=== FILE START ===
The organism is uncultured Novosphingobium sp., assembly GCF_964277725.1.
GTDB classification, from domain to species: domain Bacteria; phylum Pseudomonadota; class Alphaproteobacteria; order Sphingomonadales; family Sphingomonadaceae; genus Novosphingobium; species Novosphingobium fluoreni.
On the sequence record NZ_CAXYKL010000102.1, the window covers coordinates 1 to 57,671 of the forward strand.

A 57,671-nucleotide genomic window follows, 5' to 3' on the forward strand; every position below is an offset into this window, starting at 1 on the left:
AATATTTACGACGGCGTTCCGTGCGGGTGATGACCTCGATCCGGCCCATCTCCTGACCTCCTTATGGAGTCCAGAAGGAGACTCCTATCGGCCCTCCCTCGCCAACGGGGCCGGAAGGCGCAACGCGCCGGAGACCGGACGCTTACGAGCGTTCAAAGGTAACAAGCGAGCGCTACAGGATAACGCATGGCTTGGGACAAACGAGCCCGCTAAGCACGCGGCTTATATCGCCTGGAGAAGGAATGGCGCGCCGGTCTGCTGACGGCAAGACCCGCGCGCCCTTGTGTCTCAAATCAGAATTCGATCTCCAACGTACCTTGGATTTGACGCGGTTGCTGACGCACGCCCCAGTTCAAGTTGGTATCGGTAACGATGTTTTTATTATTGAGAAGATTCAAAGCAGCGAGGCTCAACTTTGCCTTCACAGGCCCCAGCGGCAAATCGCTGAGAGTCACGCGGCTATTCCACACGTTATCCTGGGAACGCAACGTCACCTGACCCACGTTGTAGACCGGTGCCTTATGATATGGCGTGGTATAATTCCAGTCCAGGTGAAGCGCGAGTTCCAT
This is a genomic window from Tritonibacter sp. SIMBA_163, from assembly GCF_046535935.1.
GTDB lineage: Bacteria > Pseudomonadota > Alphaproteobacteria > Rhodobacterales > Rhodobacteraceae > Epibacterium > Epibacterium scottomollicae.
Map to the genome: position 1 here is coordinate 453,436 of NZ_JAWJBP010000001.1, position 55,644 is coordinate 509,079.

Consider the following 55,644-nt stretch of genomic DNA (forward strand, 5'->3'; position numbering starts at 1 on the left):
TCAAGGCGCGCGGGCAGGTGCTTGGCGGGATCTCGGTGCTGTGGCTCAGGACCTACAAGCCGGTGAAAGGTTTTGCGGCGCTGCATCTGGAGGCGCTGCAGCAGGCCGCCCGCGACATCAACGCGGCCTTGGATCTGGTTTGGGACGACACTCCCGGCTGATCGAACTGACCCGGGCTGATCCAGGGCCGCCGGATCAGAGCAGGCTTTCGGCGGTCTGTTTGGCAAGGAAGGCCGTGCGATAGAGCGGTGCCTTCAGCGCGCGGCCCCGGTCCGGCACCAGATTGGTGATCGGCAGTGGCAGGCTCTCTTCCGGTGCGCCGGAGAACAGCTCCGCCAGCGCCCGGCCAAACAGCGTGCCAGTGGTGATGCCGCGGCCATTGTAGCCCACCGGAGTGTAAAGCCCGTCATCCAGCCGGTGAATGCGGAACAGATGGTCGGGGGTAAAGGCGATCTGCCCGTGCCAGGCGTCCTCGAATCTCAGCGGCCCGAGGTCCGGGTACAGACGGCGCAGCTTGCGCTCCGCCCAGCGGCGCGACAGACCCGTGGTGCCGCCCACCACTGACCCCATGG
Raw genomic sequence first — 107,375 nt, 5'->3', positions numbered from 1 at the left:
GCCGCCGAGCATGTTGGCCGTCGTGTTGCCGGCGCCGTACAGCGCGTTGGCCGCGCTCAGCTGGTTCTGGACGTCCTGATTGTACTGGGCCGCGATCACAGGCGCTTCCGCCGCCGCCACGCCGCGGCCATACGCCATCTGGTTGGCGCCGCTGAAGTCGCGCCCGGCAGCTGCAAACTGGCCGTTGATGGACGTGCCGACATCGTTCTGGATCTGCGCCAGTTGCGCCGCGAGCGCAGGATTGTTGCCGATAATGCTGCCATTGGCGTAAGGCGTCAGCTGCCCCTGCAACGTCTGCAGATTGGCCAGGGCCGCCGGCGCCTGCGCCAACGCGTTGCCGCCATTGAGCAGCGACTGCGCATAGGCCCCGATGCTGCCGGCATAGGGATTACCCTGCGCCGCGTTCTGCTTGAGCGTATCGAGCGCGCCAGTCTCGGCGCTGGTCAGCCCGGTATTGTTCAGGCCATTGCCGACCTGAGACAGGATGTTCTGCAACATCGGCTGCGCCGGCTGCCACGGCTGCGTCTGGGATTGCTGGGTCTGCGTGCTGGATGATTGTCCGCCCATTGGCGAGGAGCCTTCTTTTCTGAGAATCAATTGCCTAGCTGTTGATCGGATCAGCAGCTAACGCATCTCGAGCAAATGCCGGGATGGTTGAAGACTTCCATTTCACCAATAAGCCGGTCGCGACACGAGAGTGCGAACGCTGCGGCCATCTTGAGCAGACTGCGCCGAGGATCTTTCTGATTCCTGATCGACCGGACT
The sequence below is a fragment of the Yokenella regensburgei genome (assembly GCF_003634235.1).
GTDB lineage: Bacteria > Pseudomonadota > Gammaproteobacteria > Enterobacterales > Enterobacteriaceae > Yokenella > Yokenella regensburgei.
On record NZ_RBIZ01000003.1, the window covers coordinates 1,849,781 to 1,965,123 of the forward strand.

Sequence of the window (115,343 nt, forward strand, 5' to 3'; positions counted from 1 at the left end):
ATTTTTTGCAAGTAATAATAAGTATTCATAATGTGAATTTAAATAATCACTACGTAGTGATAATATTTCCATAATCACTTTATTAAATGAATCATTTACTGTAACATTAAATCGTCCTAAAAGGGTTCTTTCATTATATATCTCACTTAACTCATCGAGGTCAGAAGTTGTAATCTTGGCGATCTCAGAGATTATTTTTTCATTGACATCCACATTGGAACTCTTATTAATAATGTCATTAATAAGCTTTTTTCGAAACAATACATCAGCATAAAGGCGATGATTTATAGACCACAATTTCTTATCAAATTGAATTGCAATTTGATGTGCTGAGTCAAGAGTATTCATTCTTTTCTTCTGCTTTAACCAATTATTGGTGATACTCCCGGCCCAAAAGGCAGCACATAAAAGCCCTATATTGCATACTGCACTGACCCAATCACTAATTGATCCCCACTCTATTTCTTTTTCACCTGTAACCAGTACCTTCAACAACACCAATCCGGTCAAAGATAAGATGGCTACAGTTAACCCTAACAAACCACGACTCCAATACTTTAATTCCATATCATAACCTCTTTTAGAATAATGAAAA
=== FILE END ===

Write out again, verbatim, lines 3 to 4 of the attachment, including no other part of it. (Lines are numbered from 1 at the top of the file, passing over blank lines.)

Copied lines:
On the sequence record NZ_CAXYKL010000102.1, the window covers coordinates 1 to 57,671 of the forward strand.

A 57,671-nucleotide genomic window follows, 5' to 3' on the forward strand; every position below is an offset into this window, starting at 1 on the left: